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By DONALD STEEN and VINCE LUECKE
The Perry County News
INDIANAPOLIS – Indiana has joined a growing number of states attaining marriage equality following a decision Wednesday by Federal District Judge Richard Young. He ruled that defining a marriage as between one man and one woman violates the Equal Protection Clause of the U.S. Constitution’s 14th Amendment.
The ruling involved lawsuits from several couples who joined the state in requesting a summary judgment on the case.
In response to the decision, which in effect overturned the state’s ban on same-sex marriage, local county clerks began issuing licenses. In Perry County, the first license was issued Thursday. Two other couples filed Thursday and Friday.
Clerk Jean Schulthise said the computer program into which data is input had yet to be updated to allow two people of the same gender to file. A software fix was expected, but in the meantime application forms were printed and changed by hand.
Schulthise said the county’s circuit court approved of the alteration in light of last week’s federal-court ruling.
Rachel Decker and her partner, Stephanie (Sanders) Decker, filed for a license application Thursday morning. Together nine years, they held a commitment ceremony seven years ago but said they were among many couples wanting full marriage recognition.
They considered getting married in Illinois, which began offering same-sex marriages earlier this year, but felt they wanted to wed in their home state.
Stephanie said she thought it would be at least two years before same-sex marriage was recognized in Indiana and said they were happy about the ruling and the freedom and sense of security marriage gives to couples like themselves.
“I cried some yesterday,” she admitted.
While one lawsuit against Gov. Mike Pence was dismissed, Young’s decision was solidly in favor of the marriage-equality camp. The ruling likened the cause for marriage equality to yesteryear’s legal clashes over interracial marriage, denying that homosexual-marriage proponents are seeking any new rights, merely the same rights enjoyed by heterosexuals.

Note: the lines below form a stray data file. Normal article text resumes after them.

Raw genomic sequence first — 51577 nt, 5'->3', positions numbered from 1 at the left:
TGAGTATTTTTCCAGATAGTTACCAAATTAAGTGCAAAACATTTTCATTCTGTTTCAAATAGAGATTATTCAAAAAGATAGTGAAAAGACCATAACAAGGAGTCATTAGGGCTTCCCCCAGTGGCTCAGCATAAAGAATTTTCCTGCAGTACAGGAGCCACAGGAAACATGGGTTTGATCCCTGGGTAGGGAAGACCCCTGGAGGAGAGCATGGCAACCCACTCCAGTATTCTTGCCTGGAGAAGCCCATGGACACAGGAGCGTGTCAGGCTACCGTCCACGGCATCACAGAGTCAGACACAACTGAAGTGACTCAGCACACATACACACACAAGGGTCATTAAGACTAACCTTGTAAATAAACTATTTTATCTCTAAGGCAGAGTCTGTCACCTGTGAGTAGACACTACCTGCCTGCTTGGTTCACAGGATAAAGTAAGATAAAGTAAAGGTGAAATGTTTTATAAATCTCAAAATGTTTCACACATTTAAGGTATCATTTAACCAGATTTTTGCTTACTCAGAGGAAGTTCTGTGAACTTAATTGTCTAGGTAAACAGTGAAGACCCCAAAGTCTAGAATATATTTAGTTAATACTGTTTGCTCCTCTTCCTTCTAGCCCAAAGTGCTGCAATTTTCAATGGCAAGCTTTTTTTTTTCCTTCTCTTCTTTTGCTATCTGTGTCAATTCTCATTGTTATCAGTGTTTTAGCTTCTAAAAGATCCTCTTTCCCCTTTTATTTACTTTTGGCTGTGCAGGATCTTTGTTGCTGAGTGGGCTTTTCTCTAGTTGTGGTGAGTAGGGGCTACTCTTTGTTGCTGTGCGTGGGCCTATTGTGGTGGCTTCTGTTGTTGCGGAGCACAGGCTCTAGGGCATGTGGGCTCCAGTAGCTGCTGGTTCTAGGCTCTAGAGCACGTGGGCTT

Judge Young also dismissed arguments stating that Indiana’s marriage laws are based on the principle of procreation. As Indiana permits the marriage of first cousins so long as both parties are over the age of 65 and unable to have children, Young ruled that it was inconsistent for the state to deny homosexual marriages based on that capacity for offspring.
As Young has not issued a stay on the ruling, a flurry of accolades and apprehensions poured forth as homosexual marriages were permitted to commence immediately. It did not take long before couples in Indianapolis officially joined together in marriage with the Marion County clerk’s office issuing marriage licenses to affirm their new status. Many courthouses elsewhere in the state were not immediately able to proceed on the matter as applications for marriage licenses have not been updated. Authorization for such changes will ultimately have to come from the state government, which is still mulling its position moving forward.
County clerks have been asked to respect the federal court’s decision and adhere to the legal system of the country. However, guidance from the state also comes with potential complications as the ruling goes to a federal appeals court.
The Indiana attorney general’s office has announced that it is currently reviewing the decision and will help direct courthouses on the issue. Attorney General Greg Zoeller announced that he plans to request a stay on the ruling pending appeal.
Earlier this month a similar effort to stay a federal judge’s ruling on marriage equality in Wisconsin was rejected. For the moment, county officials in Wisconsin make decisions on homosexual marriage until an appeal on the matter is settled.
In a statement released Wednesday, the Indiana Attorney General’s office contends that the matter of marriage definition solely lies in the province of state legislatures.
According to Gov. Pence’s spokeswoman, Kara Brook, “Gov. Pence supports the Attorney General’s efforts to appeal the federal court’s ruling and defend Indiana’s right to define the institution of marriage for the residents of our state. Because the governor believes in the rule of law, the state of Indiana will comply with the federal court’s order as this case moves through the appeals process.”
While the legal and popularly held definitions of marriage is likely to remain a major flashpoint in Indiana and across the country, proponents of marriage equality have seized upon the June 25 ruling as a major victory.
Young himself offered support for homosexual equality, saying in his conclusion, “It is clear that the fundamental right to marry shall not be deprived to some individuals based solely on the person they choose to love. In time, Americans will look at the marriage of couples such as plaintiffs, and refer to it simply as a marriage – not a same-sex marriage.”
These couples, when gender and sexual orientation are taken away, are in all respects like the family down the street. The Constitution demands that we treat them as such.”